Despite all the money and effort put into developing cyber security solutions and best practices, number of cyber crimes per year keeps rising. This is a constant trend and there are several reasons for that. Partly, it is due to a very quick rise in the number of companies out there. Attack surface keeps getting bigger, same as potential gains, which attract new perpetrators. Another reason for this rise is the wide availability of tools and knowledge necessary for a successful computer hacking or a data breach. All the necessary manual and technical documentation can be found for free on the internet, not to mention that some sophisticated malware is also widely and freely available for anyone to utilize.
At the same time, many security specialist also see a substantial rise in the number of insider attacks, with insider threat getting more prominent every year. As already mentioned above, our connected technologies make it very easy for a tech savvy insider to access sensitive data and quickly upload it online or carry it all out on thumb stick small enough to be hidden in a wallet.
But malicious actions are not the only type of insider threats out there. Your employees can leak data inadvertently, or become a victim of phishing, and these numbers are also contributing to the rising threat. As it stands now, employees are a huge security liability for any company, whether they malicious or not, yet not everybody is taking the necessary steps to deal with it.
2. Insider threats are very costly.
In an effort to provide better and more personalized services, many companies store more data from their clients, driving remediation costs of potential breaches up. At the same time, consumers are becoming better informed about cyber security and more cautious about their own privacy online. With a steep competition in most markets, they will easily take their business elsewhere, if it will become known that your cyber security is not up to snuff, and the same can be said for your business partners. Increasing damages to company reputation and loss of business are also major contributing factors for high remediation costs across the board.
Insider attacks are almost always related to data breaches or misuse of sensitive data regarding your customers, or employees, intellectual property, future products, financial or marketing information, etc. In other words, the data that will deal the most damage to your business, should it leak online or fall into the wrong hands. While insider attacks may not be as frequent as malware or spam emails, the sheer remediation costs of such an attack are a good reason in and of itself to take insider threats protection very seriously.
3. Insider threats are hard to detect and mitigate.
High remediation costs, however, is not what makes insider threats dangerous. It is the fact that they are very hard to detect and take a very long time to deal with that is the most worrying. Many companies carry on without even noticing continuous data breaches by malicious insiders happening over the years. And when said breach have been noted, it can be very difficult to establish exactly what data was compromised, how long back the breach goes and how that data was used.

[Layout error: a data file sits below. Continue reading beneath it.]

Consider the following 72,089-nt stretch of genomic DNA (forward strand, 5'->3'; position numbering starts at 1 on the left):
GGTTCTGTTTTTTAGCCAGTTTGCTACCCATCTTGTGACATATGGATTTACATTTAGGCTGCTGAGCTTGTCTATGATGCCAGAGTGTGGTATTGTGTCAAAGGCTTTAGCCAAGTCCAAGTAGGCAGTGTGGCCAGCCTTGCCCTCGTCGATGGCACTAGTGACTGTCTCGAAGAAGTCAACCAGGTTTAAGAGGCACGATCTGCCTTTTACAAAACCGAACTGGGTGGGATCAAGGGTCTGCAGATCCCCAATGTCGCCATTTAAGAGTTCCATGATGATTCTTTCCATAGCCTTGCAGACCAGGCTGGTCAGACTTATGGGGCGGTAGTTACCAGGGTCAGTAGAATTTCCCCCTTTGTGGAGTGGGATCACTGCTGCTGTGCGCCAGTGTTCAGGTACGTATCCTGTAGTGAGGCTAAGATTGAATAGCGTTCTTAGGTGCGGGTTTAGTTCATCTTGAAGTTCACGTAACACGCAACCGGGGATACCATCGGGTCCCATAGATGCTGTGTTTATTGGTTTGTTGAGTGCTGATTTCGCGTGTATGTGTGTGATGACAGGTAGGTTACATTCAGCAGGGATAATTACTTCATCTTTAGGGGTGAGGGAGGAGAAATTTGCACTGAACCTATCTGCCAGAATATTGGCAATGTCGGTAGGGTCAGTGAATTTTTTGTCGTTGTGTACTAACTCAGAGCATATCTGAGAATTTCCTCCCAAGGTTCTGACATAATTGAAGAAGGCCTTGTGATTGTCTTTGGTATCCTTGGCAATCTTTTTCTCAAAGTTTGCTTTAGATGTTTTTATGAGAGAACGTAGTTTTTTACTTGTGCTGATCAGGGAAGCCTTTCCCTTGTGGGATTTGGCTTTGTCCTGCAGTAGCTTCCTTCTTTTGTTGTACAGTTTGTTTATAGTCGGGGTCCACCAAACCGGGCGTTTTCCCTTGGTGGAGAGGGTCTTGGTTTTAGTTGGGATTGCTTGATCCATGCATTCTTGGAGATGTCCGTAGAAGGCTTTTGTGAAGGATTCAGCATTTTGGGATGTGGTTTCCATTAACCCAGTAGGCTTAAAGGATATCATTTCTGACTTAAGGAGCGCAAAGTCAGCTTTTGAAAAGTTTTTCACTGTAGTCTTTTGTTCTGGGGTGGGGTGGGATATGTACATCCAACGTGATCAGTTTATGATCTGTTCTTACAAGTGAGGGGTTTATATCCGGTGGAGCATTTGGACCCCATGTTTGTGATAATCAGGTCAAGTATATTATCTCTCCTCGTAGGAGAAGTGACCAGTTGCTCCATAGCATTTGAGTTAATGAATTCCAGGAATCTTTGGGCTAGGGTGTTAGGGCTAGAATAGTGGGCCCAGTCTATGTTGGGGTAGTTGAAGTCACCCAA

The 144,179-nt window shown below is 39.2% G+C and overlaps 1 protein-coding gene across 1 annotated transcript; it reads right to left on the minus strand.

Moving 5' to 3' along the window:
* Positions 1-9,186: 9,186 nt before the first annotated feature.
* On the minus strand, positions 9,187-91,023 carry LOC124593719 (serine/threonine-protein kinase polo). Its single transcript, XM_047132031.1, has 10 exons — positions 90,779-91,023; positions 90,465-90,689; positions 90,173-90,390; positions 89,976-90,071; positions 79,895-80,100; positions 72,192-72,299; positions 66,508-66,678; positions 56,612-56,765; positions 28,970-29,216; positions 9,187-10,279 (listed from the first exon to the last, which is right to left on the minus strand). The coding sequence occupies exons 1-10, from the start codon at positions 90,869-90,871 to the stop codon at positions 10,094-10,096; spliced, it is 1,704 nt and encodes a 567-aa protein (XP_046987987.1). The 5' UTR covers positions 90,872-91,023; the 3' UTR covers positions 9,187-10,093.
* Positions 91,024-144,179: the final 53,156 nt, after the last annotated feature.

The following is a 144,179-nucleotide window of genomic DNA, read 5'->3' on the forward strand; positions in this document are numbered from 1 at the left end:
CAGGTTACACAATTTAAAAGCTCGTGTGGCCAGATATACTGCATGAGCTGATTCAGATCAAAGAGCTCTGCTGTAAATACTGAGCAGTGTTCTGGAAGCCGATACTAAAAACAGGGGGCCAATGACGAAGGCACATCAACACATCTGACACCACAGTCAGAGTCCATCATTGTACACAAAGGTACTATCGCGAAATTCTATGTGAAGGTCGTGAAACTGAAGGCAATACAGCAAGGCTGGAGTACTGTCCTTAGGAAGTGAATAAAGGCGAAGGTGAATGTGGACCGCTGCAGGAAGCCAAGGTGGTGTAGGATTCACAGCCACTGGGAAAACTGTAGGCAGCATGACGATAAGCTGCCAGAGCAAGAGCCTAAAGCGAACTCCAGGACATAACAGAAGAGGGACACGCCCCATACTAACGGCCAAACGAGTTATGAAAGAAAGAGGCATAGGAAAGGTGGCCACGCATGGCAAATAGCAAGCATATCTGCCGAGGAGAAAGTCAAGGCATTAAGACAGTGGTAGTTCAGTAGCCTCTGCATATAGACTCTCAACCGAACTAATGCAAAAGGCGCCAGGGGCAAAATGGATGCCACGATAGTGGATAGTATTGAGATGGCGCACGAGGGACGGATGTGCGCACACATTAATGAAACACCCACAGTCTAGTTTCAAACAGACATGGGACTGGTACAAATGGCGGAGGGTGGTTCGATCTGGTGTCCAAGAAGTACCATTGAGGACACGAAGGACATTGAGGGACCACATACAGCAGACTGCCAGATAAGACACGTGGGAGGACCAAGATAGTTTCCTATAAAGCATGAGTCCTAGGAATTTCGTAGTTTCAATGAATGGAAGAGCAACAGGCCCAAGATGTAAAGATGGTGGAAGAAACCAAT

But what makes it such a difficult task to detect insider attacks? The main reason is the fact that your employees not only have a legitimate access to the sensitive data, they are required to work with it. It makes it very hard to distinguish data misuse from legitimate work. And with sufficient technical knowledge and level of privileges, employees can easily cover their tracks, alter or delete logs, disable or bypass built-in monitoring services.
4. Privileges insiders are the most dangerous
Among all potential insider threats, the ones coming from privileged insiders are what causing the most concern to security specialists worldwide. As already mentioned above, privilege insiders have much easier time covering their tracks and getting away with it. Moreover, elevated level of privileges, gives them the freedom to conduct many various types of malicious actions. Changing critical system settings, using logic bombs and backdoors in order to access the sensitive data from home after work or after termination, etc.
However, the real cause for worrying lies not in what privilege insiders can do, but rather in how trusted they are. In many companies, users with high level of privileges are fully trusted by the company leadership, with no restrictions put on their actions and no action monitoring in place. This allows them to easily misuse data without any chance for security to detect it. Action monitoring and thorough protection of privileged accounts are paramount for any reliable security.
How to reverse the situation